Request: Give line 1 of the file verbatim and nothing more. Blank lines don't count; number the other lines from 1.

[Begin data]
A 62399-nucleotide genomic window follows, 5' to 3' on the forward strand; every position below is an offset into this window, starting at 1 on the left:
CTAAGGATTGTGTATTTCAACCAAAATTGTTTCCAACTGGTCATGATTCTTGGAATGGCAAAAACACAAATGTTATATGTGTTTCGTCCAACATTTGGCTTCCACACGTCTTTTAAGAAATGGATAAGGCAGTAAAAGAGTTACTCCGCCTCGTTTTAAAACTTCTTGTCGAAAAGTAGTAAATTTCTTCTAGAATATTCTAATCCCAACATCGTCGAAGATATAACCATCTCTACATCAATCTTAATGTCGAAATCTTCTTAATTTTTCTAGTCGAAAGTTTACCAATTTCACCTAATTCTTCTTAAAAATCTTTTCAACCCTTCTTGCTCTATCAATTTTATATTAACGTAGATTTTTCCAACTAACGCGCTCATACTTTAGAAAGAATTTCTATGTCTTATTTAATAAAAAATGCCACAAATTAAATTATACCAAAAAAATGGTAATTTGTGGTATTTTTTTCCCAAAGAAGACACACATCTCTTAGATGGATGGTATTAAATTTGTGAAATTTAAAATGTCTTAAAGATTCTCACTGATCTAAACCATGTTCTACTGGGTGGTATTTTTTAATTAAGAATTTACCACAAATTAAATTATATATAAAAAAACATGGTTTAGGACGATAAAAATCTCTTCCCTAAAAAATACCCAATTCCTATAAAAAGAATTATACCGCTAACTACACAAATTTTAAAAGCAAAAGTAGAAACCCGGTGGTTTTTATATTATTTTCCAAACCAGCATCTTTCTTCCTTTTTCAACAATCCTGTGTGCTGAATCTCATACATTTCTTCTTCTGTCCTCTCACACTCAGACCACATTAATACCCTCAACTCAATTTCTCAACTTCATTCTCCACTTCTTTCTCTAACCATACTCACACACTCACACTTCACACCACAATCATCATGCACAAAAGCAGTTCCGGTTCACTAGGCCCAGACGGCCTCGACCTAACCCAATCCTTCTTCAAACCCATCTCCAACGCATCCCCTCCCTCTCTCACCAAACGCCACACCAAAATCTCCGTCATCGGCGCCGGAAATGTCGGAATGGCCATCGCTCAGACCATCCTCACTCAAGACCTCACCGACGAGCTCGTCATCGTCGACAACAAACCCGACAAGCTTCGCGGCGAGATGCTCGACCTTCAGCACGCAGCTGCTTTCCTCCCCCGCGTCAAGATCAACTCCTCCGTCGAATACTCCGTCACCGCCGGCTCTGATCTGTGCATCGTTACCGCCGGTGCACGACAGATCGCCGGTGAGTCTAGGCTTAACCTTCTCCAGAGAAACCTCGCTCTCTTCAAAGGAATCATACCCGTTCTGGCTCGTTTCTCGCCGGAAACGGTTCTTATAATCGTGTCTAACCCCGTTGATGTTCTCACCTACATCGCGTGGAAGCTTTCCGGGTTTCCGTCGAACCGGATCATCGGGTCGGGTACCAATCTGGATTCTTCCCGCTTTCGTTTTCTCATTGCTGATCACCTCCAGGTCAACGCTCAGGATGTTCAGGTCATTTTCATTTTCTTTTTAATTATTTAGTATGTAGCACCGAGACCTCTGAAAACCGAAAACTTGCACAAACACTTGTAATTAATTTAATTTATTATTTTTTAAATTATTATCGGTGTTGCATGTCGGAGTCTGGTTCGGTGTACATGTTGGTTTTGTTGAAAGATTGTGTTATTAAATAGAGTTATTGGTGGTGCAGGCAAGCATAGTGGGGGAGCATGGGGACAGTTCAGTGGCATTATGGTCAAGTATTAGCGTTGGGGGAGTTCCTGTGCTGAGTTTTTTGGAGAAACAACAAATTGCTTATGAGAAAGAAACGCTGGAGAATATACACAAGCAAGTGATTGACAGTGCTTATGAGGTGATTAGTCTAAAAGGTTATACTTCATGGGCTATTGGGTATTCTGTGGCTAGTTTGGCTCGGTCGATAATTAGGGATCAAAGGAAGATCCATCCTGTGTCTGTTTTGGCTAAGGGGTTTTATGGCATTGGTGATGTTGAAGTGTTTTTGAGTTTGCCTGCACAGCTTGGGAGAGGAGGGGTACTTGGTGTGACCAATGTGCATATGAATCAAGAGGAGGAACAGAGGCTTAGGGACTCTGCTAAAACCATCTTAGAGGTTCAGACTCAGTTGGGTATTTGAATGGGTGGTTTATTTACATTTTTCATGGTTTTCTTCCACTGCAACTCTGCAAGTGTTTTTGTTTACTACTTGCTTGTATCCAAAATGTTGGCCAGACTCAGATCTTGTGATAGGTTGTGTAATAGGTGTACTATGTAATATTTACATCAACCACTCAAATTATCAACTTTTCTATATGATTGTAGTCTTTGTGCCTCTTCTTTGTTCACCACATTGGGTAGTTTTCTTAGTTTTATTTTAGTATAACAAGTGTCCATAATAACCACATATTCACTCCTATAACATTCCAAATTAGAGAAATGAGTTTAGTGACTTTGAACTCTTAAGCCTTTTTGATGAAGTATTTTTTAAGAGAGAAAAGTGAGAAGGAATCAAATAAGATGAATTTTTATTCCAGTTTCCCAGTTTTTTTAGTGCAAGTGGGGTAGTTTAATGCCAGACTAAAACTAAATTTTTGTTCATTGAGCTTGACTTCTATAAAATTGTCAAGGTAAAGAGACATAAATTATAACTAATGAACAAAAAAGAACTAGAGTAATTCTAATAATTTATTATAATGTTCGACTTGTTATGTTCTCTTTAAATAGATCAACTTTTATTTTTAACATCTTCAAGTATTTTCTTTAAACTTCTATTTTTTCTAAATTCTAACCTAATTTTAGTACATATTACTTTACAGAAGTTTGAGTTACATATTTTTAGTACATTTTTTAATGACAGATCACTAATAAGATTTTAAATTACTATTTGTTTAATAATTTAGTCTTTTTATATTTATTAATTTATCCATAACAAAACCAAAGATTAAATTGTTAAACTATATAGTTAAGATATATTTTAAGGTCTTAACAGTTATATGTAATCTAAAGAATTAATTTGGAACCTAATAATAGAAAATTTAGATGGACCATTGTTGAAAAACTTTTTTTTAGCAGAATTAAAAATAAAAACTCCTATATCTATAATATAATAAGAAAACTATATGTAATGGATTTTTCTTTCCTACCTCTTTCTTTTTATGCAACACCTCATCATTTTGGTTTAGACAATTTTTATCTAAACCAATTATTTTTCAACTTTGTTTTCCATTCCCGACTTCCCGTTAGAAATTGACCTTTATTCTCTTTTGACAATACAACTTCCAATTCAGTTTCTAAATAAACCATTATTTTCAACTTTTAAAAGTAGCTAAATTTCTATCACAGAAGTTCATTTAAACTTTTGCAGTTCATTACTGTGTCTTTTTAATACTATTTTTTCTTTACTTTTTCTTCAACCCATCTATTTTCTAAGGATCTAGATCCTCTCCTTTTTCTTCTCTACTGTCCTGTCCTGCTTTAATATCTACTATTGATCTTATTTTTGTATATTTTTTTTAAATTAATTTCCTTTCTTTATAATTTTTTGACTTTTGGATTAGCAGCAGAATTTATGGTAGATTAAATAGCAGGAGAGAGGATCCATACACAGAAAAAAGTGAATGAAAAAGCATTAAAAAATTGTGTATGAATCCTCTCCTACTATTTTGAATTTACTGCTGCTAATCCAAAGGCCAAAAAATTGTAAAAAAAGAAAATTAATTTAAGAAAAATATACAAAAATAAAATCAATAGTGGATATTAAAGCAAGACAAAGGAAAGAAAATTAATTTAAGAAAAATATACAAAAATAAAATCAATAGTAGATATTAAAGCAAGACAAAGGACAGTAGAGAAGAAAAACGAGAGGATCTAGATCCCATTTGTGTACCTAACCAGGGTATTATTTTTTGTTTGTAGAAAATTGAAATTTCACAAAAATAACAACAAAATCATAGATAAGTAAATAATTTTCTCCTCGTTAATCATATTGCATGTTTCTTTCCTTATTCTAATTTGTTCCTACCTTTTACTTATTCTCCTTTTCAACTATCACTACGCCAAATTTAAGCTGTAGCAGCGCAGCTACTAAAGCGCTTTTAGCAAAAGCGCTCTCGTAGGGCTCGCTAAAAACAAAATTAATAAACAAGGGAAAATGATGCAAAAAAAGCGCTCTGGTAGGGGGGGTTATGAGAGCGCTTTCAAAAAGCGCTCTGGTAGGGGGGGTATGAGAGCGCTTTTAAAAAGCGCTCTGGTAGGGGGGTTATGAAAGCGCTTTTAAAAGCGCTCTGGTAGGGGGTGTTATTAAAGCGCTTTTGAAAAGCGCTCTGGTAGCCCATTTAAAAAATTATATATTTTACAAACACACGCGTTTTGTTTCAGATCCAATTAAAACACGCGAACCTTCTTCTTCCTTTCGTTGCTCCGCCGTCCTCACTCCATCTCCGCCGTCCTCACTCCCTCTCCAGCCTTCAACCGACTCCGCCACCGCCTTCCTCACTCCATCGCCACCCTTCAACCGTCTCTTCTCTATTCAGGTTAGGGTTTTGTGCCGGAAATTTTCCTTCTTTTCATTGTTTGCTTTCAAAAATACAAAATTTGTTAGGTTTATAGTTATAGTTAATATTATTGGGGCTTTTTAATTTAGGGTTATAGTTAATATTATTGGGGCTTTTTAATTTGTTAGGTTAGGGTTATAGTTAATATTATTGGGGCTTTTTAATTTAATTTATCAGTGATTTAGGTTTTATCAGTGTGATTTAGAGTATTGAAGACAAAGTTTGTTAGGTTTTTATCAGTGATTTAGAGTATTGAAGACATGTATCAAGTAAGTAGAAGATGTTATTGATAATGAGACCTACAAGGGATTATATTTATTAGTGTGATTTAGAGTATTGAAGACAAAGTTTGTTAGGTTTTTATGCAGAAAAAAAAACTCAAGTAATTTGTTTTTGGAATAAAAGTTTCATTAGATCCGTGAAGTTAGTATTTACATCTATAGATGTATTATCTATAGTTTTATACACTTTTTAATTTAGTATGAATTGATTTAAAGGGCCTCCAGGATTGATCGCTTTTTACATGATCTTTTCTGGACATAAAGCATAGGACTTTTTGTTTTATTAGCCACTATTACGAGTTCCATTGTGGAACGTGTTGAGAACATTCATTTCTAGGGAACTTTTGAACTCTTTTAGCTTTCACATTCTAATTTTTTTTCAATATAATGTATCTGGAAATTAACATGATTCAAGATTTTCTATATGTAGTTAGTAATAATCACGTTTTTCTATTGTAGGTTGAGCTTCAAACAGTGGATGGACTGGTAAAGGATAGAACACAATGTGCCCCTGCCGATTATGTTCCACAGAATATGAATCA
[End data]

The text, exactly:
A 62399-nucleotide genomic window follows, 5' to 3' on the forward strand; every position below is an offset into this window, starting at 1 on the left: